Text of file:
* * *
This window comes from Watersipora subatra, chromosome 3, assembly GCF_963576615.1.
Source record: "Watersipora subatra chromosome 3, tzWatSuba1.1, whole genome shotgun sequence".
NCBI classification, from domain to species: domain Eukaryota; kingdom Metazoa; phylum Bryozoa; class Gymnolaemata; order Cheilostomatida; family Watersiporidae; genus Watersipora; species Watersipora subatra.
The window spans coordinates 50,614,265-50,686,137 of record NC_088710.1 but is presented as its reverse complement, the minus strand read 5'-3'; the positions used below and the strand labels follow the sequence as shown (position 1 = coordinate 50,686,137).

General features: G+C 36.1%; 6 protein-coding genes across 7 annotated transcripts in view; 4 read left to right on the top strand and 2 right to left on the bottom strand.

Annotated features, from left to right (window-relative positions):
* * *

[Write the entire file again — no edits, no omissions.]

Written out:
This window comes from Watersipora subatra, chromosome 3, assembly GCF_963576615.1.
Source record: "Watersipora subatra chromosome 3, tzWatSuba1.1, whole genome shotgun sequence".
NCBI classification, from domain to species: domain Eukaryota; kingdom Metazoa; phylum Bryozoa; class Gymnolaemata; order Cheilostomatida; family Watersiporidae; genus Watersipora; species Watersipora subatra.
The window spans coordinates 50,614,265-50,686,137 of record NC_088710.1 but is presented as its reverse complement, the minus strand read 5'-3'; the positions used below and the strand labels follow the sequence as shown (position 1 = coordinate 50,686,137).

General features: G+C 36.1%; 6 protein-coding genes across 7 annotated transcripts in view; 4 read left to right on the top strand and 2 right to left on the bottom strand.

Annotated features, from left to right (window-relative positions):